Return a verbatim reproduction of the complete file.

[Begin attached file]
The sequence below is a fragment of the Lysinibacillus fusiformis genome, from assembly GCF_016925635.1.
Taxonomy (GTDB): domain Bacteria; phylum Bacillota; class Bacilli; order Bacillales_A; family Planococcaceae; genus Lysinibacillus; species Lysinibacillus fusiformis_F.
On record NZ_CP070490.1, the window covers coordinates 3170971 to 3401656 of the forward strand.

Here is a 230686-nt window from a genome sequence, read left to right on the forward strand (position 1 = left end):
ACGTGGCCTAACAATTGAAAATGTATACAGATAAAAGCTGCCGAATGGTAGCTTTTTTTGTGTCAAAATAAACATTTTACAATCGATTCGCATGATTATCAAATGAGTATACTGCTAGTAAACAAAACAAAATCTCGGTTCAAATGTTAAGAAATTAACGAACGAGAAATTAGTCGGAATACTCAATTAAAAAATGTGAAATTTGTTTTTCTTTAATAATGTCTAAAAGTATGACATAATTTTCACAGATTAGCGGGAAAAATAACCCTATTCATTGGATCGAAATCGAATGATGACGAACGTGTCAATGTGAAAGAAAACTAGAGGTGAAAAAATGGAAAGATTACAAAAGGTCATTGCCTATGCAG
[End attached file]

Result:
The sequence below is a fragment of the Lysinibacillus fusiformis genome, from assembly GCF_016925635.1.
Taxonomy (GTDB): domain Bacteria; phylum Bacillota; class Bacilli; order Bacillales_A; family Planococcaceae; genus Lysinibacillus; species Lysinibacillus fusiformis_F.
On record NZ_CP070490.1, the window covers coordinates 3170971 to 3401656 of the forward strand.

Here is a 230686-nt window from a genome sequence, read left to right on the forward strand (position 1 = left end):
ACGTGGCCTAACAATTGAAAATGTATACAGATAAAAGCTGCCGAATGGTAGCTTTTTTTGTGTCAAAATAAACATTTTACAATCGATTCGCATGATTATCAAATGAGTATACTGCTAGTAAACAAAACAAAATCTCGGTTCAAATGTTAAGAAATTAACGAACGAGAAATTAGTCGGAATACTCAATTAAAAAATGTGAAATTTGTTTTTCTTTAATAATGTCTAAAAGTATGACATAATTTTCACAGATTAGCGGGAAAAATAACCCTATTCATTGGATCGAAATCGAATGATGACGAACGTGTCAATGTGAAAGAAAACTAGAGGTGAAAAAATGGAAAGATTACAAAAGGTCATTGCCTATGCAG